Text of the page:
Health & Safety / HR Compliance FAQs
Covered in this course
The Safeguarding Children Training course is broken down into 5 sections.
1) What is Safeguarding?
This section looks at the children who may be at risk. It looks at WHAT could put a child at risk and WHO they might be at risk from.
It emphasises the importance of a child-centred and coordinated approach. And it looks at the different organisations involved with supporting children.
2) Recognising Abuse in Children
This section looks at what constitutes abuse. It covers the 4 major types of abuse and 7 other types of harm that may be inflicted on children and it includes smacking.
It highlights the tell-tale signs that abuse might be happening, so you know what to look out for.
Our course now includes 'off-thread' printable booklets, full of extra information relating to the safeguarding responsibilities of people working in an educational setting. They focus on the topics of 'Prevent Duty' and 'Female Genital Mutilation' (FGM).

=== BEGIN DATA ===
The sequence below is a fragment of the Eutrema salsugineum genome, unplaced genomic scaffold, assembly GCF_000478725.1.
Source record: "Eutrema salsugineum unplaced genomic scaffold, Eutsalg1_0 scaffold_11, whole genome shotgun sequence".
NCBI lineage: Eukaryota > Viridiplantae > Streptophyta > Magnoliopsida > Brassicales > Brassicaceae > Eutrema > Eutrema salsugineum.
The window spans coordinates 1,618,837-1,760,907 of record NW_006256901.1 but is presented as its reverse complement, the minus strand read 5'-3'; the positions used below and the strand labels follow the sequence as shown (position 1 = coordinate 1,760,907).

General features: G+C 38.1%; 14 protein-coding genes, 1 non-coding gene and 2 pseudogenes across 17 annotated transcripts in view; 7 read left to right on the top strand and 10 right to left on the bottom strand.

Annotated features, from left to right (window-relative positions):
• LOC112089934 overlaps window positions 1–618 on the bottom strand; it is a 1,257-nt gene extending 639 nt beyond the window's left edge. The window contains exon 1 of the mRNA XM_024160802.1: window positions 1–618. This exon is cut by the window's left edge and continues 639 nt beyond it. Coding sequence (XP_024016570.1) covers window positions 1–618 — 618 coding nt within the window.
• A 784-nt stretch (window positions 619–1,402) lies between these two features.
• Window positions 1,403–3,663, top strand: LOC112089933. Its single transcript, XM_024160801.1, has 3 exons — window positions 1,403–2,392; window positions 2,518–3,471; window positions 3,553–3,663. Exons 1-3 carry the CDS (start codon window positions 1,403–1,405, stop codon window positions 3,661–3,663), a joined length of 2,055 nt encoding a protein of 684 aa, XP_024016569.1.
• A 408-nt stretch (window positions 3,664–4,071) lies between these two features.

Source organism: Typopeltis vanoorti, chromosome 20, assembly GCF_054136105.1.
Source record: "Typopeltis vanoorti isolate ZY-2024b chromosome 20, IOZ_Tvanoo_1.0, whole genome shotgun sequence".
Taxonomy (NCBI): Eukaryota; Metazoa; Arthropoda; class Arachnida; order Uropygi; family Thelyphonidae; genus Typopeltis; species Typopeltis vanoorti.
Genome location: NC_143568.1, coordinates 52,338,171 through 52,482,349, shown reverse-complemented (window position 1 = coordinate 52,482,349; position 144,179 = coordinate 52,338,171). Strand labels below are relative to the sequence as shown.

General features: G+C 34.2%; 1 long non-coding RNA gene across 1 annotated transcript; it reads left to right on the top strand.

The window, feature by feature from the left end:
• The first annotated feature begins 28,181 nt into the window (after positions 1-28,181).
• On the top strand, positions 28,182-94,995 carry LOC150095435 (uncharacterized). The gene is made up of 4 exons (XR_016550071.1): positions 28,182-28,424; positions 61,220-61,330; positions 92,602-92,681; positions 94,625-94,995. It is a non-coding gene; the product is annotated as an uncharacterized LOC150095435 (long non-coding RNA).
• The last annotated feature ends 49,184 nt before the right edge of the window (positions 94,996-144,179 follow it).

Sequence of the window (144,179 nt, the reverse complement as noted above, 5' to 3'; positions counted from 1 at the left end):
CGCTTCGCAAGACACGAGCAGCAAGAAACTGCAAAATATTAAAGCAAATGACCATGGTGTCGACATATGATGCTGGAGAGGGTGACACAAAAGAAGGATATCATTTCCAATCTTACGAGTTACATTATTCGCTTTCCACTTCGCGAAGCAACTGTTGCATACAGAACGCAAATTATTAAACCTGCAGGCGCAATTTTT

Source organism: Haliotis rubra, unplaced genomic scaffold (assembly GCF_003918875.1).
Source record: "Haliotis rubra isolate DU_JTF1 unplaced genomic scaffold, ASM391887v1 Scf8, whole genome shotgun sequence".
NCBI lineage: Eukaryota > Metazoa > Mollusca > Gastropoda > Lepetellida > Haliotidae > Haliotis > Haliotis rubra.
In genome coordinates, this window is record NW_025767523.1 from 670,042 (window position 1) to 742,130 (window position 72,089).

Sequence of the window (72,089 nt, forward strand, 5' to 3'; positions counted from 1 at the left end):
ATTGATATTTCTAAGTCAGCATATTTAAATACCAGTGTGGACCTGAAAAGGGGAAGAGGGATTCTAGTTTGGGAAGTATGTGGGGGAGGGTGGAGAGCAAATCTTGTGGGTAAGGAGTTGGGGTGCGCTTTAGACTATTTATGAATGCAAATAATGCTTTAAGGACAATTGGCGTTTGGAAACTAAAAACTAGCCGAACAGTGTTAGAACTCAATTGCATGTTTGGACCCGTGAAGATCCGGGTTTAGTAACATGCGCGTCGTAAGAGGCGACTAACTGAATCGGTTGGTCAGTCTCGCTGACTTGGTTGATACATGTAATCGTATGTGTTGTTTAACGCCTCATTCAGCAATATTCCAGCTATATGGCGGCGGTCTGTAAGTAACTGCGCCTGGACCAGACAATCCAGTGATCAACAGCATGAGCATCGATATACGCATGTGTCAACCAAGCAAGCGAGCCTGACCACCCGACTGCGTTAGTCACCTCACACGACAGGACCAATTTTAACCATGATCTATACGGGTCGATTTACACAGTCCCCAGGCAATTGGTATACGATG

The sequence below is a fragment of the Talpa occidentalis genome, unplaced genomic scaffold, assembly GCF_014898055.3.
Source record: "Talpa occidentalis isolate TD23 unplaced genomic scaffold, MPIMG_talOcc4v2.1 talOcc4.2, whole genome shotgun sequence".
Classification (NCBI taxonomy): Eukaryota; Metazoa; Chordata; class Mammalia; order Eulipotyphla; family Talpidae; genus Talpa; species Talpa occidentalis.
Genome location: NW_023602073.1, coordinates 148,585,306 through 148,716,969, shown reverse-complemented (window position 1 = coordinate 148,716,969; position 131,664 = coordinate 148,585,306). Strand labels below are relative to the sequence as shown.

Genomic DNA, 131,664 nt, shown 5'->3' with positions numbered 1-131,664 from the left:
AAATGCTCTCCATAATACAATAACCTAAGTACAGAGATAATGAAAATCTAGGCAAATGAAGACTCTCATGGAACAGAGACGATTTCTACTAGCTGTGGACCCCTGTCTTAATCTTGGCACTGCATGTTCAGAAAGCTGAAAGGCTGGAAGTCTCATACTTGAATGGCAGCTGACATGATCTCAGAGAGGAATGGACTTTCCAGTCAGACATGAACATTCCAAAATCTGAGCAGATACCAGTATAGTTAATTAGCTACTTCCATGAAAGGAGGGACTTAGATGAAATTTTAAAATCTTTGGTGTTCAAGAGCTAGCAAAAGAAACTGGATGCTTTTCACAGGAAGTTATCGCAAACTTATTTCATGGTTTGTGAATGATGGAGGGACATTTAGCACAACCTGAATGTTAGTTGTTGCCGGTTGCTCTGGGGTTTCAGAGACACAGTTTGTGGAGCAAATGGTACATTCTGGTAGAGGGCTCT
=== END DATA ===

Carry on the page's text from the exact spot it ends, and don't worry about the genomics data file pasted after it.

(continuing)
3) Responding to Abuse
Dealing with abuse and reporting abuse can be upsetting and should be handled sensitively. It's important to ACT and it's crucial to act QUICKLY.
In this section we give step by step guidance explaining what to do if you think abuse might be taking place, or if a child tells you they are being abused. We also look at what NOT to do.
4) Reporting Concerns
In this section we look at the importance of having a safeguarding policy and knowing who to report to.
We detail what should be reported. And we look at who should be told.
5) Recording Observations
Finally, we explain what should be included in a written record.
We also emphasise the importance of working together and sharing information with the other agencies a child may come into contact with.
Safeguarding Children Certificate
Each of our courses ends with a multiple choice test to measure your knowledge of the material.
This Safeguarding Children Training course concludes with a 20 question multiple choice test with a printable certificate. In addition, brief in-course questionnaires guide the user through the sections of the training and are designed to reinforce learning and ensure maximum user engagement throughout.